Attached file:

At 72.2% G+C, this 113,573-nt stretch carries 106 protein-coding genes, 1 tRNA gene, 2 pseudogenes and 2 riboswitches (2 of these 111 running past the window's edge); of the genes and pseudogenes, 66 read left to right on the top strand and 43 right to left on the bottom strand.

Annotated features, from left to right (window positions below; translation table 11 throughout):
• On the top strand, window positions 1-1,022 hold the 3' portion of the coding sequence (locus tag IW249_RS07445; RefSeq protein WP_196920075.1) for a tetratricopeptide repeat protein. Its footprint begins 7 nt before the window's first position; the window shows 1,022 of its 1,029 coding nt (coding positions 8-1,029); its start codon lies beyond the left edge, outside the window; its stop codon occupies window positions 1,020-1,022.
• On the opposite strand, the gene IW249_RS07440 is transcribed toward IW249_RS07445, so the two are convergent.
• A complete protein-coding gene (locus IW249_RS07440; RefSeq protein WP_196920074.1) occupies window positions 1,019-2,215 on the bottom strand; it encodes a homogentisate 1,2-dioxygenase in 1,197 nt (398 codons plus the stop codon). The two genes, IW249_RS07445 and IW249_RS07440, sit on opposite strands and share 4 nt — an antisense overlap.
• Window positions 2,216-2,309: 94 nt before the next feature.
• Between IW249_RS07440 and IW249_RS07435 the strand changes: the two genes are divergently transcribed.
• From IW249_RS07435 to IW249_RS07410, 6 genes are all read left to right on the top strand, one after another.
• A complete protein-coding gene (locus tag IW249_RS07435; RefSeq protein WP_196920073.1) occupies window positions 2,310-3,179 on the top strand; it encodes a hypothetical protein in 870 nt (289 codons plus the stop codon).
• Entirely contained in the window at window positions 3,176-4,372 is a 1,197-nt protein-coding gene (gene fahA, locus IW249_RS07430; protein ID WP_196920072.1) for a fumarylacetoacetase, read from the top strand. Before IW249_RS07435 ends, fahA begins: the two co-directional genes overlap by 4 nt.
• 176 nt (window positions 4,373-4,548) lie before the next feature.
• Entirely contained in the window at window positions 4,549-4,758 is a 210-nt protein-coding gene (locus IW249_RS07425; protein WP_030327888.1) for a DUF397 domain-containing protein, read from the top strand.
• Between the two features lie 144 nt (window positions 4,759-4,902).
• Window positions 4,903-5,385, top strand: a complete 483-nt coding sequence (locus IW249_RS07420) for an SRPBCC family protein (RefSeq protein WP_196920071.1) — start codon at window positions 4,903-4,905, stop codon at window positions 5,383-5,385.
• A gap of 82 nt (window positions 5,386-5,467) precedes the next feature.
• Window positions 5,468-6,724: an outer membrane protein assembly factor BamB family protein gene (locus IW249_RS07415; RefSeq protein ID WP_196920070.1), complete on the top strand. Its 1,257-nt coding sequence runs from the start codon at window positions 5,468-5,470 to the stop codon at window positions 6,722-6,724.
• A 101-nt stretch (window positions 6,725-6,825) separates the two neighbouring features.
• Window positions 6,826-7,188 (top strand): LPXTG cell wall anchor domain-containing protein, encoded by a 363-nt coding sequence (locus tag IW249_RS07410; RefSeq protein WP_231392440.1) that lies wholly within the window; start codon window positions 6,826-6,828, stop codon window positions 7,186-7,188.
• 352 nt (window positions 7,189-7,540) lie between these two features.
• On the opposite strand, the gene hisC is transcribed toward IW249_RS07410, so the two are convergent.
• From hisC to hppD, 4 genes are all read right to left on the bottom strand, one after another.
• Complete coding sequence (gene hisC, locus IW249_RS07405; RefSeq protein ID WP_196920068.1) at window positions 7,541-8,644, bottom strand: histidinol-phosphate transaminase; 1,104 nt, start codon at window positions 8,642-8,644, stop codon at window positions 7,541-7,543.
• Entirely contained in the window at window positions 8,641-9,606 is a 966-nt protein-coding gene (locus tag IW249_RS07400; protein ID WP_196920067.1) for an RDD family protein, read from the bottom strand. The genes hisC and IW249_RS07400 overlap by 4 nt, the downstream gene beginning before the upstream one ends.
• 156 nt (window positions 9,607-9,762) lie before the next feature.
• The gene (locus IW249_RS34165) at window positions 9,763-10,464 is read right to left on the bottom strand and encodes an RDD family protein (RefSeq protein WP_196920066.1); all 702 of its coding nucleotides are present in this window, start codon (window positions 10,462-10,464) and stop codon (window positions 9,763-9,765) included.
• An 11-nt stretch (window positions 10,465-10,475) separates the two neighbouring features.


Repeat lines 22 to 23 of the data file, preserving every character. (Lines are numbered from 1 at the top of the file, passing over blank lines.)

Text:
• Complete coding sequence (gene hisC, locus IW249_RS07405; RefSeq protein ID WP_196920068.1) at window positions 7,541-8,644, bottom strand: histidinol-phosphate transaminase; 1,104 nt, start codon at window positions 8,642-8,644, stop codon at window positions 7,541-7,543.
• Entirely contained in the window at window positions 8,641-9,606 is a 966-nt protein-coding gene (locus tag IW249_RS07400; protein ID WP_196920067.1) for an RDD family protein, read from the bottom strand. The genes hisC and IW249_RS07400 overlap by 4 nt, the downstream gene beginning before the upstream one ends.